Yoghurts – the good, the bad & the ugly

I’m sure many of you have heard about the gut healing benefits of yoghurts – the ones that are rich in probiotics, that is.  With a reputation as a health food superstar, yoghurt is a fridge staple in most homes.  It’s a quick and easy dessert option, perfect for packed lunches, and as well tasting rich and creamy, it’s good for you and your tummy.  Or is it?  With a dizzying array of flavours and types lining the shelves of the chilled foods aisle, it’s not as easy as you may think when it comes to choosing the right yoghurt.  While you may well assume that all yoghurts are a good choice, on closer inspection, some aren’t as healthy as the promises made on the packaging lead us to believe.

Deciphering the details can be confusing and time-consuming, so Nottingham-based nutritional therapist and passionate healthy eater, Sophia Hill, has very kindly put together some ‘insider tips’ to help you choose your yoghurts wisely, and give your gut and overall health a real nutritional boost.

Look for good bugs

Healthy bacteria are found in yoghurt and help to improve the microflora in the gut, responsible for digestion and a healthy digestive tract. The active cultures that are found in yoghurt may help with certain gastro-intestinal conditions, including IBS, constipation, diarrhoea, bloating, excess wind etc. These ‘friendly’ bacteria give yogurt its tangy flavour and help with digestion. Look for the National Yoghurt Association’s ‘Live & Active Cultures’ seal on packaging. It means that, when manufactured, the yoghurt contained at least 100 million active starter cultures per gram.

Surprisingly, not all yoghurt sold in supermarkets contains live and active cultures, as some companies heat- treat yoghurt after culturing, killing off the bacteria – both good and bad – in doing so, in a bid to lengthen its shelf life.

Do a sugar check

A basic starting point is to avoid any yoghurt that lists sugar as the first ingredient.  Also, make sure you avoid ‘low fat’ yoghurts as they are filled with sugar or sweeteners, both which negatively impact your blood sugar levels.  Aim for the yoghurt with the highest protein content and make sure the fat content is not compromised by excess sugars. Greek yoghurts tend to have the lowest sugar content and the highest amount of protein, with a relatively good probiotic count.  They are minimally processed compared to many ‘low fat’ yoghurts, however there are certain brands of Greek yoghurt that are rather high in fat.

Need a dairy-free option?

For people who cannot tolerate dairy, there are plenty of dairy-free yoghurts on the market now, made from alternative types of milk such as soya and coconut. My personal favourite is one made by Coconut Collaborative, although it is rather lacking in protein and on the expensive side.

If you do have a dairy intolerance, or simply want to avoid the minefield of yoghurts on the market, another great way to get your dose of good bacteria is to take a daily probiotic supplement. Probiotic supplements contain billions of microorganisms that are often more likely to colonise within the gut and have a more significant impact on your digestive health.  My go-to probiotic is naturally the Just For Tummies Live Bacteria.  To find out more, follow the link here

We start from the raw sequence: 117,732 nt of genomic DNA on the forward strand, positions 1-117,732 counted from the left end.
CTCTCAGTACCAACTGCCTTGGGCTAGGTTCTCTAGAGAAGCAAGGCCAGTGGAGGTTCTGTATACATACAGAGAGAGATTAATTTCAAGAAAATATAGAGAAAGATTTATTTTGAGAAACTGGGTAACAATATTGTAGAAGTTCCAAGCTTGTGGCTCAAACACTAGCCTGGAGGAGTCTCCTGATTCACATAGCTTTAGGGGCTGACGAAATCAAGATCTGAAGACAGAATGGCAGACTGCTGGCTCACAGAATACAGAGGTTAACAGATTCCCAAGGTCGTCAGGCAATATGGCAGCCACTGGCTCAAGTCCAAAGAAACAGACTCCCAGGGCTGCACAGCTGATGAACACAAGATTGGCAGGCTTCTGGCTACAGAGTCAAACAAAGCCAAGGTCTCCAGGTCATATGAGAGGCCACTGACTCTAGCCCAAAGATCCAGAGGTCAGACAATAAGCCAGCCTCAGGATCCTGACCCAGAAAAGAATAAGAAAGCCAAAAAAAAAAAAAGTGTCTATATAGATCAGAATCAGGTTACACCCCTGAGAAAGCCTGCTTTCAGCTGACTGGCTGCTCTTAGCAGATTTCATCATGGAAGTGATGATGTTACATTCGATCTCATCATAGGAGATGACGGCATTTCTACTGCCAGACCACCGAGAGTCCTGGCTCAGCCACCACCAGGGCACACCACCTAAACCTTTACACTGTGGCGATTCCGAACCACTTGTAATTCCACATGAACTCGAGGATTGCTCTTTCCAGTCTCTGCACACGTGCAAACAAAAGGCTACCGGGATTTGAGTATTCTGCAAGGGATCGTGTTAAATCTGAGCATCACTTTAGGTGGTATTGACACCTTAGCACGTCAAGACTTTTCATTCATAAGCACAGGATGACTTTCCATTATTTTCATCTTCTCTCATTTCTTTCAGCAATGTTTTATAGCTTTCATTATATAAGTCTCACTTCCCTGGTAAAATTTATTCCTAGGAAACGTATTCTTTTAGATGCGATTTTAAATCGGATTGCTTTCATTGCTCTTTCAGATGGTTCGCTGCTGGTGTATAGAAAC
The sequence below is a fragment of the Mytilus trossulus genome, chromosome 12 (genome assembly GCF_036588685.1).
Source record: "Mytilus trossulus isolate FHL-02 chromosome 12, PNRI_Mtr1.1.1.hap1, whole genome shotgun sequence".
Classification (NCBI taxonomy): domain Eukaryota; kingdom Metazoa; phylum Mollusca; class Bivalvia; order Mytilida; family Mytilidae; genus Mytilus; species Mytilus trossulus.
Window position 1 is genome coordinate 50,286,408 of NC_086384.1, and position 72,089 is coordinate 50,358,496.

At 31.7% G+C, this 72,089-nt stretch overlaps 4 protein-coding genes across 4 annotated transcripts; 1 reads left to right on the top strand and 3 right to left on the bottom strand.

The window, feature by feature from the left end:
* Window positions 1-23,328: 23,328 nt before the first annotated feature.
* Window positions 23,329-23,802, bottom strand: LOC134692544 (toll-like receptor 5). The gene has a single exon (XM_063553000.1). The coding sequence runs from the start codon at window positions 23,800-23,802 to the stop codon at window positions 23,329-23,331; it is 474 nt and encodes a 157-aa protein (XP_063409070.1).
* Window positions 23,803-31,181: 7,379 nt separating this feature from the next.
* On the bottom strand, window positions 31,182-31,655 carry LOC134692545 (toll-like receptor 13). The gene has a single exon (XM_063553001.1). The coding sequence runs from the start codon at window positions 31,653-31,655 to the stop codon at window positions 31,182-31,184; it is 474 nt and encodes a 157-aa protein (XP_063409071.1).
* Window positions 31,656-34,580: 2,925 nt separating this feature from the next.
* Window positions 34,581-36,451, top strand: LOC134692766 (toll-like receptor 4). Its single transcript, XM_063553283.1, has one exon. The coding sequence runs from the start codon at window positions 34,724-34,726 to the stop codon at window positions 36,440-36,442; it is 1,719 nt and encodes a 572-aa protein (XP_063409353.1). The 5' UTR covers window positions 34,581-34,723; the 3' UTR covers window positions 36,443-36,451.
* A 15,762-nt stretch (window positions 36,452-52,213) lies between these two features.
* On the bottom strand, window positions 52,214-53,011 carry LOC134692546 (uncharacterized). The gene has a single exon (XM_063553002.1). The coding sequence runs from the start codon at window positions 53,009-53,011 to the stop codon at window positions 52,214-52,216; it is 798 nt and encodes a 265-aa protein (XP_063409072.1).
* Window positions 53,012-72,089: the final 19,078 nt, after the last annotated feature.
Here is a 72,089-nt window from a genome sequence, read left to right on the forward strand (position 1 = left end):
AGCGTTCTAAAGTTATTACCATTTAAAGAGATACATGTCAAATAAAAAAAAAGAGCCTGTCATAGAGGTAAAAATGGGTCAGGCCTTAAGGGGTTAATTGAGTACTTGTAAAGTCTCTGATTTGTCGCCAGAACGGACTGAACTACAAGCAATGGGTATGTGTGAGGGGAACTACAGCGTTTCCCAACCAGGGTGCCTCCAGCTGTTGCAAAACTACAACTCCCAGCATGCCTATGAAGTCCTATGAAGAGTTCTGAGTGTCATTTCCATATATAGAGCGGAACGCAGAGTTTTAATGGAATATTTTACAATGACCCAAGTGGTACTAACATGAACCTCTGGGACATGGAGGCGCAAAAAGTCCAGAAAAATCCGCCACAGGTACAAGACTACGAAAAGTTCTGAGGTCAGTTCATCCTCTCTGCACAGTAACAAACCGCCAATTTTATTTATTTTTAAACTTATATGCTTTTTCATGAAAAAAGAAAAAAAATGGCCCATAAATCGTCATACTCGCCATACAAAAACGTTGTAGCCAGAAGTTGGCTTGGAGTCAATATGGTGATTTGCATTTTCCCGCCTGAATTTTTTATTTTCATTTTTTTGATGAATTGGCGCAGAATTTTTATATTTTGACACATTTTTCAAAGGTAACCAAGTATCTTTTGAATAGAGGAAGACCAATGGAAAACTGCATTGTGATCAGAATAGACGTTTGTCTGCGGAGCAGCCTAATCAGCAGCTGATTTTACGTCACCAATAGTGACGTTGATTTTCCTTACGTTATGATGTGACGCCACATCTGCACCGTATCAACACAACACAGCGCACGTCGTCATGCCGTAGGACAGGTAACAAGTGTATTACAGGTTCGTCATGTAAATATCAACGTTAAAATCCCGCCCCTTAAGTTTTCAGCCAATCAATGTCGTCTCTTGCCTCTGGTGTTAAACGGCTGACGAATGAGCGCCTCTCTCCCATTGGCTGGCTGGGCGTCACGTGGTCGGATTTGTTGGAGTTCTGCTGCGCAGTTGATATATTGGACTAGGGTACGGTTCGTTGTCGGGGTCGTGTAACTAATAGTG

Dr. Anthony Hobson of The Functional Gut Clinic has also outlined that many people with a perceived dairy intolerance are intolerant of the A1 beta casein protein rather than lactose, and there are good A2 yoghurts from older breeds of cattle, sheep or goats that people could try?

 A round-up of my yoghurt review

  1. Arla – Skyr

Per serving: 6g sugar, 16.5g protein, 0g fat

 

 

  1. Coconut collaborative
  •  Dairy-free alternative
  • Live cultured coconut milk yoghurt (coconut milk 50%, coconut water 45%, cornflour, potato starch, pectin (from fruit), selected dairy-free cultures (S. Thermophilus + L. Bulgaricus, Lactobacillus Acidophilus, Bifidobacterium Lactis).
  • Low sugar, although high in fat and low in protein
  • Uses thickeners
  • No artificial flavours or sweeteners

Per pot: 3g naturally occurring sugars, 1.44g protein, 13.8g fat

 

  

  1. FAGE TOTAL
  • Ingredients: pasteurised cow’s milk cream (milk), live active yoghurt cultures (S. Thermophilus + L. Bulgaricus, Lactobacillus Acidophilus, Bifidus, L. Casei)
  • No thickeners or preservatives
  • Live active cultures
  • High protein, but also high in sugar and fat

 Per pot: 8.5g fat, 6.5g sugar, 15.3g protein

  1. Rachel’s Organic Yoghurt
  •  Only contains 2 strains of probiotics – Lactobacillus acidophilus & Bifidobacterium
  • Organic and free of added chemicals
  • Zero fat, but very high sugar and minimal protein!

 Per 100g: 0.1g Fat, 14.3g sugar, 5.4g protein

 

  1. Activia Probiotic Greek Yoghurt
  • Contains a strain of bacteria, Bifidobacterium animalis lactis DN-173 010/CNCM I-2494, which has been shown to survive passage through the gastrointestinal tract in sufficient amounts
  • Contains carageenan, a thickener which ironically is damaging to the gut lining
  • Very high in sugar
  • Relatively high in protein

Per serving: 16g sugar, 12g protein, 0g fat

 

 

 

 

 

 

 

 

 

 

 

 

 

 

 

 

 

 

 

 

 

 

This entry was posted in General by Linda